[2] There is evidence to support the use of potatoes, chillies, maize, pumpkins etc. in India and Indian cooking in the pre-Columbian period.  Maize is seen on Hoysala and other sculptures in earlier times, as as early as 100AD (Sorenson, John L & Johannessen,  Carl  L: Scientific Evidence for Pre-Columbian Voyages Sino-Platinoc Papers,  Dept. of  East Asian Languages and Civilisations,  University of Pennsylvania, April 2004.).        Amaranth has also been culyivated since Indus-Valley times (source: https://indianexpress.com/article/explained/indus-valley-non-vegetarian-national-museum-6278349/).

Here, we know that India-America relations were possible in the earlier centuries AD, as also as early as the Ramayana and the Chola etc. Empires. Thus, it’s possible we used chilies much earlier!

According to the Asian Scientist magazine (June 1, 2018), sweet potatoes have have first been cultivated in India itself, and not the Americas as history tells us., due to fossils of leaves around 57 million years ago (Source: https://www.asianscientist.com/2018/06/in-the-lab/fossil-sweet-potatoes-asia-india/ ).


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Categories
ayurveda diet

India’s Curry Influence

Today we see many curries across the globe, from the Indonesian and Thai to the classic India, as well as other influences. Many ask how this came to be?

Curries originated in the Indus Valley civilisation, which began as early as 7,000BCE in Northern India, however, many spices came from India to the West, notably cinnamon, cardamom, pepper and condiments such as sugar. Aubergines and cucumbers were also natives to India.

Across SE Asia, from the Khmer people of Cambodia, to the people of Thailand, was a great influence from Hindu and Buddhist India – including why such people use adaptations of the ancient Indian (Brahmi) scripts, via Southern India, where Buddhist and Hindu Monks, as also kings spread their influence of these religions to Japan to SE Asia. Ancient universities at Nalanda (northern India) and Takshashila (ancient Gandhara) attracted students from Greece, Rome as well as the Arab world to Japan, SE Asia and beyond to learn Indian sciences such as Ayurveda (medicine – out surgery came from India, transmitted west by Arabs), mathematics (out decimal system, zero and numerals came from India, as also algebra, trigonometry etc.), Astronomy, Politics etc.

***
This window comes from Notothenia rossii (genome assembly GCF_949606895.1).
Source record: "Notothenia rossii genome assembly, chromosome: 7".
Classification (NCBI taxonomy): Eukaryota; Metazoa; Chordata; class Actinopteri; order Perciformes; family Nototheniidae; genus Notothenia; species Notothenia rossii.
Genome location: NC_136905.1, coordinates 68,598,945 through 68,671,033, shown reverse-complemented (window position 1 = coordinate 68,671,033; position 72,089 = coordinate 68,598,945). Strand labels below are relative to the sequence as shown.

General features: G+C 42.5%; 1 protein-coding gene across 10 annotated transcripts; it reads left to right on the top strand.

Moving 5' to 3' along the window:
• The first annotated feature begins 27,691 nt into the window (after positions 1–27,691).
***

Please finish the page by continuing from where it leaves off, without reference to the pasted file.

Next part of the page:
With the height of southern empires as the Chola Dynasty came more influence in the Austronesian world; Austronesians include the Malays, Indonesians, Filipinos, Vietnamese as well as Polynesians (Hawaiians, Maori etc.). These people originated from Taiwan and then to the Northern Philippines, where they dispersed. From early times, the influence of India, including culinary was strong – the use of banana leaves, South-Indian inspired cocnut-based curries with tamarind and black pepper (before tomatoes and chillies were introduced) and various preparations became the norm in these areas, as we see today.

The South Indian influences of various breads (parottas etc.) have worked their way into Malay cuisine, such as Roti Cenai etc., as well as numerous other dishes. In Thailand, red, green and yellow curries with their galangal and ginger, tamarind and coconut milk and creams are strong with south Indian influence to this day, as also their use of Sanskrit (Hindu) place names, names of their Kings, art, dress, writing and architecture, as across the Khmer and Austronesian world also.

In the ancient Indus-Valley culture around 3,000BCE, Indians consumed curries with garlic, ginger, turmeric and other spices and condiments. Aubergines, chickens and others were eaten, and the existence of tandoor ovens for making breads and the classical “tandoori-chicken” are thus the same today in northern India as they were some 5,000 years ago! Not much here has changed, nor in SE Asia.

The genius Piper longum or Indian Long Pepper (Pippali) is the hotter of peppers, originally used to give curries their pungent flavours and fiery tastes, prior to chillies. By contrast, Piper nigrum or Indian Black Pepper (Maricha) was imported by the Romans from India, who, it seems, confused the names (Piper from Pippali – Indian Long Pepper, as opposed to Black Pepper).

India’s influence in areas more traditional still stands, especially in Bali in Indonesia. The influence of Japan also, via Buddhism, martial arts and the Siddha script (derived via Devanagari), as also on China and SE Asia via Indian Vegetarianism has shaped many countries to this day. Here, it has influenced the numerous vegetarian options such as tofu and soy-based faux meats in curries and other dishes across China.

Likewise, India also received various “Manchurian” dishes via trade and influences with Chinese sailors, traders and monks visiting, as Indo-Chinese, blending both worlds.

From 600BCE onwards, Indian universities were homes to various cuisines. Nalanda around 500AD – 1200AD boasted over 10,000 students at a time from, as noted, as vast of Greece, Rome, Egypt to Persia, Central Asia and the Arab world to as east as Japan, and across SE Asia from Thailand to Indonesia, Malaysia etc. This is also how much came to cross-over.

Even the pilaf, which also spurned the Paella and other dishes, originated in the Indian world from the dish of Pilau, which was first seen the Indo-Bactrian and Sindhi world by Alexander the Great and his people, which was taken back to Europe. This rice-dish is mentioned in many Indian classics as well as other literatures.

Thus, let us savour some ancient Indian tastes and contemplate the variations of curries originating in India across the Asiatic world when we next sit down, or chow down on our Thai green curries!